Fatou Bensouda made the appeal in her briefing to the Security Council on Tuesday, just weeks after the Government of National Accord (GNA) and the rival Libyan National Army (LNA) signed the deal in Geneva under the auspices of the UN.
Read #ICC Prosecutor #FatouBensouda’s statement as delivered before @UN Security Council today on the situation in #Libya⤵️ #justicematters https://t.co/NJC0tEvuTA
— Int'l Criminal Court (@IntlCrimCourt) November 10, 2020
“This is indeed a welcome concrete development. We call on the parties to assiduously implement the agreement to usher in the much-awaited peace and stability for the people of Libya”, she told the virtual meeting.
“Victims of atrocity crimes in Libya must be reassured that notwithstanding any ceasefire or future agreement, individuals alleged to be responsible for serious crimes falling under the jurisdiction of the International Criminal Court will be promptly arrested and surrendered to the Court to face charges for their alleged crimes.”
Resilient and productive
For nearly a decade, the ICC has been investigating crimes against humanity, as well as war crimes, allegedly committed in Libya.
The country has been in chaos since the 2011 overthrow of former leader, the late Muammar Gaddafi, resulting in the two rival administrations, with the GNA based in the capital, Tripoli, and the LNA controlling large areas in the east.
In her update to Ambassadors, Ms. Bensouda reported that despite the challenges of the COVID-19 pandemic, the ICC remains “resilient and productive”, with two crucial investigative missions deployed to Libya since May.
Her Office has been engaging with the authorities following the discovery of multiple mass graves in June. So far, more than 100 bodies have been exhumed. Many of the victims were blindfolded and had their hands tied.
Violence against civilians
The ICC has also received information on the recently ended offensive on the capital, Tripoli, carried out by the LNA and supporting forces.
Ms. Bensouda said the operation repeated a pattern of violence previously recorded in other cities, involving indiscriminate air strikes and shelling of civilian areas, arbitrary abductions, detention and torture of civilians, extrajudicial killings, and enforced disappearances.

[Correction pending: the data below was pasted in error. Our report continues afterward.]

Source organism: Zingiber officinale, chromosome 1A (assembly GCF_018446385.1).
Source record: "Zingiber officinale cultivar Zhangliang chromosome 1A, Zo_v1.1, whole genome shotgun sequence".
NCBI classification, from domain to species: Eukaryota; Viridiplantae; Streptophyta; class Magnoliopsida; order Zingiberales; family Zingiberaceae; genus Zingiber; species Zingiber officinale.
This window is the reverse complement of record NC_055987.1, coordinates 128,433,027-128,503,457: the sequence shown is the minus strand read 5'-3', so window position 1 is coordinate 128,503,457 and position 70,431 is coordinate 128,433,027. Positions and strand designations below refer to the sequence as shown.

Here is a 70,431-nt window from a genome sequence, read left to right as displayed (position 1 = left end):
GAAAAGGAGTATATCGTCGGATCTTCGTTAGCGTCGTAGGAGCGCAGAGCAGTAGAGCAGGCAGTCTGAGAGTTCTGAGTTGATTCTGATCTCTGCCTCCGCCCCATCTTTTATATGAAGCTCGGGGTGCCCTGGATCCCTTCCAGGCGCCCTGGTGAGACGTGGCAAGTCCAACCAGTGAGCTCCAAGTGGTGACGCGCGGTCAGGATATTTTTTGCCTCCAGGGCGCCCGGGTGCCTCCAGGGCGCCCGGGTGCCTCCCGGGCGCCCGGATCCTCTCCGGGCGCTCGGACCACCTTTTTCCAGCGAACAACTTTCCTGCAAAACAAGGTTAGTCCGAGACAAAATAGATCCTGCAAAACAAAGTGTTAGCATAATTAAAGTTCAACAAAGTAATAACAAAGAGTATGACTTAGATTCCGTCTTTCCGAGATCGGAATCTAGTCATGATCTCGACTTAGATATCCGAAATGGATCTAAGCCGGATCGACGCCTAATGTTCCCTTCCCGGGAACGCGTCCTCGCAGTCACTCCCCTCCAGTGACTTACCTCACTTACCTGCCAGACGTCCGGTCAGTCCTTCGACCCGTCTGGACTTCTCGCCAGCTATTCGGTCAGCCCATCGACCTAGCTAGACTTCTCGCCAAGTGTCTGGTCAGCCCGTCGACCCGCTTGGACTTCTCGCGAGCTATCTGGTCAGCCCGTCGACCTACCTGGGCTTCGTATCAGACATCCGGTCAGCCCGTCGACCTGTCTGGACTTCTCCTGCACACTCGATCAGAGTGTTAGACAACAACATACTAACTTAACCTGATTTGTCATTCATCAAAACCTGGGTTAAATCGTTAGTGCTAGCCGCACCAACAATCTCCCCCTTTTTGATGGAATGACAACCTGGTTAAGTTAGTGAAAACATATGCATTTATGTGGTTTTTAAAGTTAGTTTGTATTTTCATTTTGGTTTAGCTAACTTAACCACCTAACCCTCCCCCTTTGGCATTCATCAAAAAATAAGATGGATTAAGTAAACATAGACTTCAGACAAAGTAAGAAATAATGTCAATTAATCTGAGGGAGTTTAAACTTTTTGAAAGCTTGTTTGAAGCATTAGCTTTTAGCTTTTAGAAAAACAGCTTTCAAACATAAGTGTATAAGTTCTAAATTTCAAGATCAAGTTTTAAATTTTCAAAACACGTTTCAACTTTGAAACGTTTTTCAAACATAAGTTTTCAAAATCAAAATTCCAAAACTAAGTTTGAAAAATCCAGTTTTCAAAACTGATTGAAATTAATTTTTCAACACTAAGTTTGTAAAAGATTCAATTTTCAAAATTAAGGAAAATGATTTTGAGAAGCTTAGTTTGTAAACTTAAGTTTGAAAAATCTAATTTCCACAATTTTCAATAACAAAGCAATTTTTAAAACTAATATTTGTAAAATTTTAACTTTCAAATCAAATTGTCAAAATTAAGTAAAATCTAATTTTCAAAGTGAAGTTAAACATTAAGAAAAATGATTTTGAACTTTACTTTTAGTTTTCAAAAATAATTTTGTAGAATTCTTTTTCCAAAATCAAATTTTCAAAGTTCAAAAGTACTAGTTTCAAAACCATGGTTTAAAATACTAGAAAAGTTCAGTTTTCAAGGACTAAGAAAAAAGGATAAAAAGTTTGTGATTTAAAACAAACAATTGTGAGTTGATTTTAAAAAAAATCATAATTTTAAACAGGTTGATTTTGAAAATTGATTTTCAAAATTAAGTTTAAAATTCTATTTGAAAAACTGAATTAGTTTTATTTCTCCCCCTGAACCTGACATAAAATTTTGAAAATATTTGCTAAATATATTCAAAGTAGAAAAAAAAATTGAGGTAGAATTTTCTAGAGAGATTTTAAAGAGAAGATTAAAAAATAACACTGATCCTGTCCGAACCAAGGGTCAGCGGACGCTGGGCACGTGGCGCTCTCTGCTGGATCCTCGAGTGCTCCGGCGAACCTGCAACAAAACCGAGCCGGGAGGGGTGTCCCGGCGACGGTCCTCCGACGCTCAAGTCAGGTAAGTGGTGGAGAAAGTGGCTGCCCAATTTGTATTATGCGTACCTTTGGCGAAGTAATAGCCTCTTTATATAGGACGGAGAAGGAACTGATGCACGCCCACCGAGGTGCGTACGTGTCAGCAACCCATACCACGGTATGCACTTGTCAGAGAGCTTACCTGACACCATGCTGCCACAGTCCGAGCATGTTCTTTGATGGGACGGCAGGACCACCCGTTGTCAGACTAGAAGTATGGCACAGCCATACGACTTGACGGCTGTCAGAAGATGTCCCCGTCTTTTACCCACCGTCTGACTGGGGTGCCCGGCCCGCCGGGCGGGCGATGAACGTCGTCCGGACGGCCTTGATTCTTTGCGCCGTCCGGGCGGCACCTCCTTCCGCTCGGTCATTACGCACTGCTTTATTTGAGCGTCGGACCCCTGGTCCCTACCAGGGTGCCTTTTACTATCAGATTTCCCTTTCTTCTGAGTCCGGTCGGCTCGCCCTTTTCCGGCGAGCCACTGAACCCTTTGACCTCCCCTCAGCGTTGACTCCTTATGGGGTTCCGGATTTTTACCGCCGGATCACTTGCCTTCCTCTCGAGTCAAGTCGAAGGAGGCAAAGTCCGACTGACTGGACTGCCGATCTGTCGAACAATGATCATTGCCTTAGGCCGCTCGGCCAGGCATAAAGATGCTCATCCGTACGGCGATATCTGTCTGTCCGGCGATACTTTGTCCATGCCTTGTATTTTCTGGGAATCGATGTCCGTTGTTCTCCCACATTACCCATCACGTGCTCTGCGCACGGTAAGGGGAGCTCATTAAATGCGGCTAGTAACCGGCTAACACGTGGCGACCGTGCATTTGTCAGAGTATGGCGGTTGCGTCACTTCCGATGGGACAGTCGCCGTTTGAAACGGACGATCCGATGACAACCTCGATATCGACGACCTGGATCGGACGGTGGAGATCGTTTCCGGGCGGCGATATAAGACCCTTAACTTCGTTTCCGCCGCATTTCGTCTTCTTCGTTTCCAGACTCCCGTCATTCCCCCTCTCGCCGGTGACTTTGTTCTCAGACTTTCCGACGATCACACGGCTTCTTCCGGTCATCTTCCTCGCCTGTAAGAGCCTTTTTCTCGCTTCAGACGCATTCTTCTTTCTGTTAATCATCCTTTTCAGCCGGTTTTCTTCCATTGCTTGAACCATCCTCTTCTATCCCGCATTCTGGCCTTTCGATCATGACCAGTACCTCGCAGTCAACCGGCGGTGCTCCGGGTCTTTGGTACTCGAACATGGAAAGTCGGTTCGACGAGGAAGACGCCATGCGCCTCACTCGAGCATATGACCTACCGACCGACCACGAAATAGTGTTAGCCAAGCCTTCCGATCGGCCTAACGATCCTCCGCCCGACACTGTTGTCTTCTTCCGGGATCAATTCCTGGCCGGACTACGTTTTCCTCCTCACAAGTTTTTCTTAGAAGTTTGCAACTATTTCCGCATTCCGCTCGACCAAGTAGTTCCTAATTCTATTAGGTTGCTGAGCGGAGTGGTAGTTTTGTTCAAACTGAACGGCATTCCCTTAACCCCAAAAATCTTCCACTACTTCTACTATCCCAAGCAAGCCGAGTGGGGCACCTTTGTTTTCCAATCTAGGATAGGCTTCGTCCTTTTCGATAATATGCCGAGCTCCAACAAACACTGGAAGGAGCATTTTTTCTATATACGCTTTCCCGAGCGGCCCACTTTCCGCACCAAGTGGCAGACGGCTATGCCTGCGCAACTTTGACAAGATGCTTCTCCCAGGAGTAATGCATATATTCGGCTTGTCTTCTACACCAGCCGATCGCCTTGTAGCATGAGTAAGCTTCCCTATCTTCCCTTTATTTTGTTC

Her Office has also received credible information indicating increased use of landmines and improvised explosive devices against civilians, which were discovered following the retreat of forces from Tripoli and surrounding areas.
Use of mines ‘deeply disturbing”
“Mines and improvised explosive devices are reported to have been placed in the garages, kitchens and bedrooms of civilian homes. Many civilians who returned to their homes after fleeing the fighting were either killed or injured because their homes were booby-trapped by such devices,” she said.
The Prosecutor characterized the threat, use and scale of these weapons as “deeply disturbing”, with nearly 50 people killed between May and July alone.
“I encourage this Council and all Members of the United Nations to once again convey a clear message – a clear and firm message to commanders, be they military or civilian, and all parties and armed group involved in the Libya conflict –- that the rules of international humanitarian law must be respected, and that those who defy such rules will be held individually responsible”.
Still at large
Ms. Bensouda’s briefing covered reports of other aspects of the situation in Libya, including the targeting of civilians for voicing opposition to militias, allegations of serious crimes committed in prisons and detention facilities, and crimes against displaced persons and migrants.
She also highlighted a recurring concern for the Court: the failure to arrest and surrender three Libyans who have ICC warrants against them.
They include the former President’s son, Saif Al-Islam Gaddafi, and Mahmoud Mustafa Busayf Al-Werfalli, commander of an elite LNA brigade who is accused of killing more than 40 civilians.
“The non-execution of arrest warrants is the foremost obstacle to our collective capacities to give hopes to the people and victims of crimes in Libya. I urge this Council and the Member States to take effective and concrete steps to ensure that safe havens are not provided to fugitives from justice who face serious criminal charges before the International Criminal Court,” she stated.
‘Global movement’ for justice must continue
Throughout her briefing, Ms. Bensouda emphasized the ICC’s commitment to seeking justice in Libya. However, she concluded with a wider vision of the Court’s role worldwide.
“We find ourselves in an age where powerful forces increasingly aim to undermine the course of international criminal justice as a continuation of politics by other means,” she told the Council.
“What is required today, more than ever, is greater support for the ICC, its independent and impartial work, and the international rule of law; not less. Any act that may undermine the global movement towards greater accountability for atrocity crimes and a rules-based international order must be avoided.”